Memorials and Things of Fame | Quebec Chronicle-Telegraph Online

Memorials and Things of Fame

Memorials and Things of Fame

1867
The Morning Chronicle
The anniversary of Her Majesty’s birthday was observed in this City with all due pomp and loyal demonstrations.

Memorials and Things of Fame

1867
The Morning Chronicle
About ten o’clock the body of a female bearing marks of violence and who had evidently come to her end by foul means was discovered on the Plains of Abraham by a little boy.

Memorials and Things of Fame

1867
The Morning Chronicle
We have before us a copy of the Telegraph, a small tri-weekly sheet, half in English and half in French, published in this city in 1837.

Memorials and Things of Fame

1867
The Morning Chronicle
We learn by a telegram from Father Point [Pointe-au-Père near Rimouski] of the destruction by fire of the Father Point Light-House and dwelling house.

Memorials and Things of Fame

1867
The Morning Chronicle
It is stated that a patient of one of the city hospitals, lately deceased, puzzled all the physicians as to the nature of his malady. After his death an examination revealed the cause, which was indeed a strange one.

Memorials and Things of Fame

1867
The Morning Chronicle
A dilapidated, but philosophical looking specimen of humanity, who had suddenly succumbed to some prostrating influence the night before last and had been found by the police reclining upon St.

Memorials and Things of Fame

1867
The Morning Chronicle
Easter, April 21st: On the afternoon of Holy Thursday, our Roman Catholic citizens as usual made the devotional round of all the churches, which, with the symbolical objects, ornaments and decorations and the crowds of worshippers and visitors presented a gorgeous and impressive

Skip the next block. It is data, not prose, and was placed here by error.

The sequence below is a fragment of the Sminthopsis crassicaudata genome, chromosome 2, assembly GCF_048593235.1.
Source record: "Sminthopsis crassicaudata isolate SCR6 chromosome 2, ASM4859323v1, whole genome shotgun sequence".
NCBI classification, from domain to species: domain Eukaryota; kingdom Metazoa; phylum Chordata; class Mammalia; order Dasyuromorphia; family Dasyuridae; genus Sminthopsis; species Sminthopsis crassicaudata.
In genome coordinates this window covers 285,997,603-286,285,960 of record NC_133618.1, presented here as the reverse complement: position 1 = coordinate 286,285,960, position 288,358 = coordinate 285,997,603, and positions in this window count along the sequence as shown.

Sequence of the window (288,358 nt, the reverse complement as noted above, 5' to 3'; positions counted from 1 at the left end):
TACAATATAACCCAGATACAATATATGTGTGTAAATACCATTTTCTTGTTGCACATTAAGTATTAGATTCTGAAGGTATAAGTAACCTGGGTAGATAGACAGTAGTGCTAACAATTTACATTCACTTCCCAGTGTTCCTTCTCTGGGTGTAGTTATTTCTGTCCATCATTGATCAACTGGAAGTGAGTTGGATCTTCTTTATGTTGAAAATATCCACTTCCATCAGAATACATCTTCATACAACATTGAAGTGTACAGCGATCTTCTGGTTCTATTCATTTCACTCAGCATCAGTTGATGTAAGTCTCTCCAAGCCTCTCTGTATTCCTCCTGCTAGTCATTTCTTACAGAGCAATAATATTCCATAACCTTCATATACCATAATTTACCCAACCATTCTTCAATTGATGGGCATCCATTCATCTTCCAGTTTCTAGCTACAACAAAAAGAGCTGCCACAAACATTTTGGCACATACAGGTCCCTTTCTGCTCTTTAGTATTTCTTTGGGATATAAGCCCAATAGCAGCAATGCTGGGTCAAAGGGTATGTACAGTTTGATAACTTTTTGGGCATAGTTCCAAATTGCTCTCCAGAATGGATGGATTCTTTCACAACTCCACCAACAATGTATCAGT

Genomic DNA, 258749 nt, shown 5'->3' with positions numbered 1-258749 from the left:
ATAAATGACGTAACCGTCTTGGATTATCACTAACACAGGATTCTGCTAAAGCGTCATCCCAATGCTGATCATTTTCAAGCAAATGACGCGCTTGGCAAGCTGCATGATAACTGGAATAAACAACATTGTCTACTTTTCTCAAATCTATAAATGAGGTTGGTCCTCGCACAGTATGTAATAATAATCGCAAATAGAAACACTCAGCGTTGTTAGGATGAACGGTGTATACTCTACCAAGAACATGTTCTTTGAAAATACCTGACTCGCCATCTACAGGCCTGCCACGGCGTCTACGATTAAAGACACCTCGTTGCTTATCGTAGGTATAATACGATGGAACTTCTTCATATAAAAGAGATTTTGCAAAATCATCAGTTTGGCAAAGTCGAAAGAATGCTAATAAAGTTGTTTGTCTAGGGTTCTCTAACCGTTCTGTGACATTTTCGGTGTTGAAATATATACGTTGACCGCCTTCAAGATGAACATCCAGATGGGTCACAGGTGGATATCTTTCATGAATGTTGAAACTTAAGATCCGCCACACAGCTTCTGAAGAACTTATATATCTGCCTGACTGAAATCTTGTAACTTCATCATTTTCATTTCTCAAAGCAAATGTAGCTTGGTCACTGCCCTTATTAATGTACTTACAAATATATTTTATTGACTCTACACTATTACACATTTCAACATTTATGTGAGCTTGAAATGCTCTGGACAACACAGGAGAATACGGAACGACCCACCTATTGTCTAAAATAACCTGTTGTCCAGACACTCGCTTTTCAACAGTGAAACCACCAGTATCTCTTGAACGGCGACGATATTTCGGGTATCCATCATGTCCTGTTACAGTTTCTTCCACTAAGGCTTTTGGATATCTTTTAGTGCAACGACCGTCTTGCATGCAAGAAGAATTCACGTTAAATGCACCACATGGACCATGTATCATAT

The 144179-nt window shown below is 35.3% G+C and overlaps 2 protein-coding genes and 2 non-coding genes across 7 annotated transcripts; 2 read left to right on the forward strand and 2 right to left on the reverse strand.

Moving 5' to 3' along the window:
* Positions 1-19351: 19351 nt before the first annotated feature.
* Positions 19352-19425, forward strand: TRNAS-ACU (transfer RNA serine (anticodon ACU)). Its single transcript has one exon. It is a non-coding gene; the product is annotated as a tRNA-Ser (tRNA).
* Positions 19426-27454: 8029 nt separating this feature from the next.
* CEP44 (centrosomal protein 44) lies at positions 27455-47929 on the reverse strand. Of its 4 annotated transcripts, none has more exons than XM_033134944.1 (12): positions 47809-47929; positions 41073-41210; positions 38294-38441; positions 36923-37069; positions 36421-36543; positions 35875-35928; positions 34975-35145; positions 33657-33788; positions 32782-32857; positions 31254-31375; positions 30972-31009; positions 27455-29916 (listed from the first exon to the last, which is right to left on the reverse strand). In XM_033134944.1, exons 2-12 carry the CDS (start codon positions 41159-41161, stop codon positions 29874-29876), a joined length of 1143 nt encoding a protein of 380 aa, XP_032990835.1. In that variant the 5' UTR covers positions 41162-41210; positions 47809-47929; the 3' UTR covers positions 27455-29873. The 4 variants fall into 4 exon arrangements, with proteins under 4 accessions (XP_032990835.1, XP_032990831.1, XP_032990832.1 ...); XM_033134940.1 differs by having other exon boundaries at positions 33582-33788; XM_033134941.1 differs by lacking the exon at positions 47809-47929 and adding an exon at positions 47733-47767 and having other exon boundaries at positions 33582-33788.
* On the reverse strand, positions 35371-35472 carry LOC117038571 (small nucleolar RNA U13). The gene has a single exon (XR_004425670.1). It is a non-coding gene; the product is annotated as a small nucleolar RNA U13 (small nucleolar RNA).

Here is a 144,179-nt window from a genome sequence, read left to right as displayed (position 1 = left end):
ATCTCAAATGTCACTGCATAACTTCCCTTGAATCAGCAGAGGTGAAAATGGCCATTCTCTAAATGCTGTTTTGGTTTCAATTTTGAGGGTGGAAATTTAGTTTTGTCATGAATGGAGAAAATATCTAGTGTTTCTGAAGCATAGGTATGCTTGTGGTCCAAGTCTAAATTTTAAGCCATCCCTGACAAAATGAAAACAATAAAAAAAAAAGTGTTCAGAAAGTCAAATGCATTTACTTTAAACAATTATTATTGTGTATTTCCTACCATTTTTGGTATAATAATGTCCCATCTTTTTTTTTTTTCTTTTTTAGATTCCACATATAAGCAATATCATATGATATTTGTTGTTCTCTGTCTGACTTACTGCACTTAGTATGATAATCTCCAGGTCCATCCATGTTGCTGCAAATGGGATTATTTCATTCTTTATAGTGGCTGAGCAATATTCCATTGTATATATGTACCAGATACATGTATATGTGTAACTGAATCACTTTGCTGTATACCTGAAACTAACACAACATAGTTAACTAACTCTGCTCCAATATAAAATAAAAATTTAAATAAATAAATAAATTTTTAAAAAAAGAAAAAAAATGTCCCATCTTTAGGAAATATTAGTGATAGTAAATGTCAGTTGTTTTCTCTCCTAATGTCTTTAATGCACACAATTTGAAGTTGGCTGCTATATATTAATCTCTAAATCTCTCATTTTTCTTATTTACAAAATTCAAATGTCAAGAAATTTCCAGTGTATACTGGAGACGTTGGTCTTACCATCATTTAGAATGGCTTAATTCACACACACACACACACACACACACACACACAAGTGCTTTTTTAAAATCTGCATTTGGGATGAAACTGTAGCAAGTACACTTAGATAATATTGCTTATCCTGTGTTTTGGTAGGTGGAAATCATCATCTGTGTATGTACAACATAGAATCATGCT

Memorials and Things of Fame

1867
The Morning Chronicle
On Monday night about nine o’clock, a young man, while quietly walking on John Street a short distance outside the Gate, was brutally attacked and roughly handled by two men whom he was not conscious of ever having offended.

Memorials and Things of Fame

1867
The Morning Chronicle
The Island of Anticosti was seriously proposed as the home of a convict colony and certainly its reputation for dreariness and isolation and the dangerous character of its coast, which would add materially to the terrors of any attempted surreptitious escape from its shores, seem

Memorials and Things of Fame

1867
The Morning Chronicle
In the eighteen fifties, the United States had more than 9,000 miles of railway lines, but Canada had only 66.  So it might be said that Canada was “asleep.” Yet it happened that Canada developed the first “sleeping car” in the world.
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